LAS VEGAS — President Donald Trump, hours after visiting Puerto Rico to survey the damage wrought by Hurricane Maria, returns to the role of comforter-in-chief when he visits Las Vegas on Wednesday, days after the deadliest shooting in modern American history.
The visit will be Trump’s second trip to soothe national concerns in as many days, with the President scheduled to meet with local politicians, first responders and survivors of the shooting that killed 58 people and injured more than 500 others.
Trump was in search of a good news story when he visited Puerto Rico on Tuesday, giving himself high marks by touting the federal response even as millions in the island territory are without power and with few supplies. Trump’s briefing with local officials on the island was more reflective than prescriptive, and at times awkward.
Trump will seek to turn the page in Las Vegas, with plans to herald the police response to the massacre while promising Americans that steps are being taken to protect them from future attacks.
Trump, a president whose tenure has been defined by self-inflicted division and dissension, struck a unifying tone after the Las Vegas shooting. In a somber speech from the White House on Monday, Trump urged togetherness.
“Our unity cannot be shattered by evil, our bonds cannot be broken by violence,” Trump said in an address delivered with a teleprompter. “And though we feel such great anger at the senseless murder of our fellow citizens, it is our love that defines us today — and always will, forever.”
The shooting, which happened during the headlining performance at a country music festival and left thousands running for their lives, briefly put Trump’s visit to Puerto Rico in jeopardy, White House aides told CNN. Trump, though, went through with the visit, and before leaving for Puerto Rico said the shooter in Las Vegas was a “very, very sick individual.”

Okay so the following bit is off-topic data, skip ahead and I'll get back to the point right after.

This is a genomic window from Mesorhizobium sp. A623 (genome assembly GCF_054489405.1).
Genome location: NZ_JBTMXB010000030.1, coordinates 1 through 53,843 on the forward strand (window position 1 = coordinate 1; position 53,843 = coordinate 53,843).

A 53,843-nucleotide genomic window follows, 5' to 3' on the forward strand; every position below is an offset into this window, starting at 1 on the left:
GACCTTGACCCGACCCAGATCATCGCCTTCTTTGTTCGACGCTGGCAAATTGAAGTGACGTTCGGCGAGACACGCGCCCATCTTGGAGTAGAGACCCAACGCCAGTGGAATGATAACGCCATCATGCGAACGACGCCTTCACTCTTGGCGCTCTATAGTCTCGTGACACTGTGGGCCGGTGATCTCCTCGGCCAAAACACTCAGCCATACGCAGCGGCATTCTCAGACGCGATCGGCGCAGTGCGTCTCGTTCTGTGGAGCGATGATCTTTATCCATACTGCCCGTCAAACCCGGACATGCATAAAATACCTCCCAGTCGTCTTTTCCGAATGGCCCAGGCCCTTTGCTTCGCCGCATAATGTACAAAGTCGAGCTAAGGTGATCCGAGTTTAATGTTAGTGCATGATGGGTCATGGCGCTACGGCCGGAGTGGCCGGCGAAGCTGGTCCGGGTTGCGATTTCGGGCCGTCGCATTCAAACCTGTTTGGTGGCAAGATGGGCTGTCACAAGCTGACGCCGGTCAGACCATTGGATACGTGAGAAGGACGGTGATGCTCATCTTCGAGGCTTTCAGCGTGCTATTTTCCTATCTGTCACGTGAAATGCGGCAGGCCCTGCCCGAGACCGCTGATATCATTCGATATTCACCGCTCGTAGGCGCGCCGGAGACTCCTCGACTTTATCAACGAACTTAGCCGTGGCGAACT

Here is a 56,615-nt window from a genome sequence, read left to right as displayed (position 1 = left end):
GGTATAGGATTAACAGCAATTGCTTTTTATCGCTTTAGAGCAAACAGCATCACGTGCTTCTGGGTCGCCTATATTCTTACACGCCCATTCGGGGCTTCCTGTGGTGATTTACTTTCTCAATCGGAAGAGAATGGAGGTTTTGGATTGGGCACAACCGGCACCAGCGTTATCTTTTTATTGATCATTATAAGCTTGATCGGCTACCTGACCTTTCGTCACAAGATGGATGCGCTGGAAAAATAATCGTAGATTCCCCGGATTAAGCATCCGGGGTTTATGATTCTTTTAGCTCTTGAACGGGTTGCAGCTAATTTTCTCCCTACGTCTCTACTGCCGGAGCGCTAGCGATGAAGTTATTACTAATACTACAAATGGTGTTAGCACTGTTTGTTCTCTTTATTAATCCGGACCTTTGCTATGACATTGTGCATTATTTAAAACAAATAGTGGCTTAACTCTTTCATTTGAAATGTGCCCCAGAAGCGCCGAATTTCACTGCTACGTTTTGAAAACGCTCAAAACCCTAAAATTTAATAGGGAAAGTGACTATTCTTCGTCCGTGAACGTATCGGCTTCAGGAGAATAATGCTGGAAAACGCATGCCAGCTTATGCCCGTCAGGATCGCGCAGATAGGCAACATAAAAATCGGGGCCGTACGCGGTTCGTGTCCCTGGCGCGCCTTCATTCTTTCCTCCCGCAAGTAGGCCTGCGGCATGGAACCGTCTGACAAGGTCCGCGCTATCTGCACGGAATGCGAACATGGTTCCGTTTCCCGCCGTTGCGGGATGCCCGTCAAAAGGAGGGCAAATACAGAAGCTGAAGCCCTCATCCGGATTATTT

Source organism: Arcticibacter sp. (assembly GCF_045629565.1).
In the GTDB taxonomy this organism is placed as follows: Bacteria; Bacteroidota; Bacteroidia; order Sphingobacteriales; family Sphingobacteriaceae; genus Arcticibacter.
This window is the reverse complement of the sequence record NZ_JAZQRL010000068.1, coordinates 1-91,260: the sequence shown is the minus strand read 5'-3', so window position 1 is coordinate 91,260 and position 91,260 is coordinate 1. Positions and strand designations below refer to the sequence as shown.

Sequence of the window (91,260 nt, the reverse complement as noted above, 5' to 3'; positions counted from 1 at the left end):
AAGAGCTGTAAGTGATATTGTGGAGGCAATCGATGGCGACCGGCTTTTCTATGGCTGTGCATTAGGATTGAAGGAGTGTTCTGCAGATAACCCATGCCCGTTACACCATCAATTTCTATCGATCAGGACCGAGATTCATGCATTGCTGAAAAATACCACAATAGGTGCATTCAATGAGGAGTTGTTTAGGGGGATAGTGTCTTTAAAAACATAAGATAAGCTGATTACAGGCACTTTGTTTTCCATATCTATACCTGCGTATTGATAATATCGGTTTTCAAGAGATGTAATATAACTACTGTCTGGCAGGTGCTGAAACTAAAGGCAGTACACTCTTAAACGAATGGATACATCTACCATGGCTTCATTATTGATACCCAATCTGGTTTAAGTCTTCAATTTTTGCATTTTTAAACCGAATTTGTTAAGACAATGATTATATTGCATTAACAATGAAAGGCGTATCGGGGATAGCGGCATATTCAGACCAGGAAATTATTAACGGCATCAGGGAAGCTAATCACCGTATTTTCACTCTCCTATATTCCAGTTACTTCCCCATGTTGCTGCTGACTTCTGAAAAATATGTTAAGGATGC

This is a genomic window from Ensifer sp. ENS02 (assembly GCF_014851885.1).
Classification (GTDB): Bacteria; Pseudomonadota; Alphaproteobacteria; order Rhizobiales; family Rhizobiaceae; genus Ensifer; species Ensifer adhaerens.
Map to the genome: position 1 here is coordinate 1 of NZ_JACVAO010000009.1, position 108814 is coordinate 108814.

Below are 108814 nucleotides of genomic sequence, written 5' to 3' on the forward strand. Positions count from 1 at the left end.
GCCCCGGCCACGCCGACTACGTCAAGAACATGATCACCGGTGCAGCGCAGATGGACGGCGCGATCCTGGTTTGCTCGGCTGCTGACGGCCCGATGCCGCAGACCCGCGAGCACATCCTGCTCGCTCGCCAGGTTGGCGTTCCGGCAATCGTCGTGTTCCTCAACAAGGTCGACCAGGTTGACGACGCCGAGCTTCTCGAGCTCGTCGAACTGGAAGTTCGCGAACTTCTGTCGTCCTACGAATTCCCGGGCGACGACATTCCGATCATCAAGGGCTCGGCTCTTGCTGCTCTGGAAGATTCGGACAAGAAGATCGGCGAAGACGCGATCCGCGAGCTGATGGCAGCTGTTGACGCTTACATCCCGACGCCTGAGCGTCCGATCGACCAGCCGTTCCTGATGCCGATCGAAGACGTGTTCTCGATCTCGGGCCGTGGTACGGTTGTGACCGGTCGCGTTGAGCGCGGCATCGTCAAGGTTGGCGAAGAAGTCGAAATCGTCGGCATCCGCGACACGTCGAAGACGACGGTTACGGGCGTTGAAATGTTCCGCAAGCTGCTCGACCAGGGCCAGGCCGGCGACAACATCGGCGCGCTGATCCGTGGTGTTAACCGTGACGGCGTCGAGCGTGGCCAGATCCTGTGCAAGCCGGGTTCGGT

“He was a sick man, a demented man,” Trump said. “We’re looking into him very, very seriously.”
Moments of tragedy, and the way former commanders in chief have responded to them, have defined the legacy of past presidents. Former Oval Office occupants have described the difficulty that comes with comforting those working through with the worst moments in their lives. Though Trump has stepped up to the task before, his visit Wednesday provides another test.
Trump’s initial remarks about the Las Vegas shooting tracked with past presidential pronouncements on tragedy, offering a reflection that empathized with those lost.
“We cannot fathom their pain, we cannot imagine their loss,” he said. “To the families of the victims, we are praying for you and we are here for you and we ask God to help see you through this very dark period.”
But Trump has shown the propensity to stay on message in speeches like the one he gave on Monday, while being his more off-the-cuff self during visits like the one he will have in Las Vegas.
Republicans have looked to avoid any discussion about gun control in the wake of the Las Vegas massacre, even as Democrats — spurred by the fact the shooter had over 40 firearms in his hotel and home — looked to push action on the availability of assault weapons.
Trump, asked aboard Air Force One Tuesday about whether he was open to a discussion on gun control, said: “At some point perhaps that will come. That’s not today.”
He will likely be met with similar questions when he visits Las Vegas on Wednesday.
Rep. Jacky Rosen, a Nevada Democrat, told CNN on Tuesday now is exactly the time for a conversation on guns.
“As the President comes here, he looks at the victims, he looks at the mothers burying their children and the children burying their parents, this is exactly the time to remember this episode and have these kinds of difficult conversations,” Rosen said.
Trump’s plea for time in the wake of the massacre is at odds with his past comments about violence. After a 2015 terrorist attack in San Bernardino, California, that killed 14 people, Trump quickly called for a “total and complete” ban on Muslims entering the United States.